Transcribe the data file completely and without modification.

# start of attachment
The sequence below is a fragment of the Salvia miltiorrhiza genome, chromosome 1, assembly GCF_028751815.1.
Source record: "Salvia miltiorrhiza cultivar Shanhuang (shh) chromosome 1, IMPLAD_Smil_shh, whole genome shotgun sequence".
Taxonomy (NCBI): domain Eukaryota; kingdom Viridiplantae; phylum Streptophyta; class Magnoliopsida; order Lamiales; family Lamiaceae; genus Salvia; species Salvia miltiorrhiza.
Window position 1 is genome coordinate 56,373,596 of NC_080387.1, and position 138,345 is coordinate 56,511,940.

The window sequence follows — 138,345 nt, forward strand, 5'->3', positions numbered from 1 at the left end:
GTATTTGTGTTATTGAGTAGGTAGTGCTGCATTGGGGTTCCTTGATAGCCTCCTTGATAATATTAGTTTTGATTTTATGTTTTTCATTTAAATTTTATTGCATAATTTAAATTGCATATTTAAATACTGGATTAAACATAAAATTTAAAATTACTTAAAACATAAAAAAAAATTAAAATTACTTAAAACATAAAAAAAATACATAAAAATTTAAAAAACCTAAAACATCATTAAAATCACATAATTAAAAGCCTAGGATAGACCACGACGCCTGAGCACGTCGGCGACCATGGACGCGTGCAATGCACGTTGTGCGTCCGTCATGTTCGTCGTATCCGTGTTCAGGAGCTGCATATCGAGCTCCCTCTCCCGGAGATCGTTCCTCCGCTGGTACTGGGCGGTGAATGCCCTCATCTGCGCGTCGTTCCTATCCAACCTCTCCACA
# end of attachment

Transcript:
The sequence below is a fragment of the Salvia miltiorrhiza genome, chromosome 1, assembly GCF_028751815.1.
Source record: "Salvia miltiorrhiza cultivar Shanhuang (shh) chromosome 1, IMPLAD_Smil_shh, whole genome shotgun sequence".
Taxonomy (NCBI): domain Eukaryota; kingdom Viridiplantae; phylum Streptophyta; class Magnoliopsida; order Lamiales; family Lamiaceae; genus Salvia; species Salvia miltiorrhiza.
Window position 1 is genome coordinate 56,373,596 of NC_080387.1, and position 138,345 is coordinate 56,511,940.

The window sequence follows — 138,345 nt, forward strand, 5'->3', positions numbered from 1 at the left end:
GTATTTGTGTTATTGAGTAGGTAGTGCTGCATTGGGGTTCCTTGATAGCCTCCTTGATAATATTAGTTTTGATTTTATGTTTTTCATTTAAATTTTATTGCATAATTTAAATTGCATATTTAAATACTGGATTAAACATAAAATTTAAAATTACTTAAAACATAAAAAAAAATTAAAATTACTTAAAACATAAAAAAAATACATAAAAATTTAAAAAACCTAAAACATCATTAAAATCACATAATTAAAAGCCTAGGATAGACCACGACGCCTGAGCACGTCGGCGACCATGGACGCGTGCAATGCACGTTGTGCGTCCGTCATGTTCGTCGTATCCGTGTTCAGGAGCTGCATATCGAGCTCCCTCTCCCGGAGATCGTTCCTCCGCTGGTACTGGGCGGTGAATGCCCTCATCTGCGCGTCGTTCCTATCCAACCTCTCCACA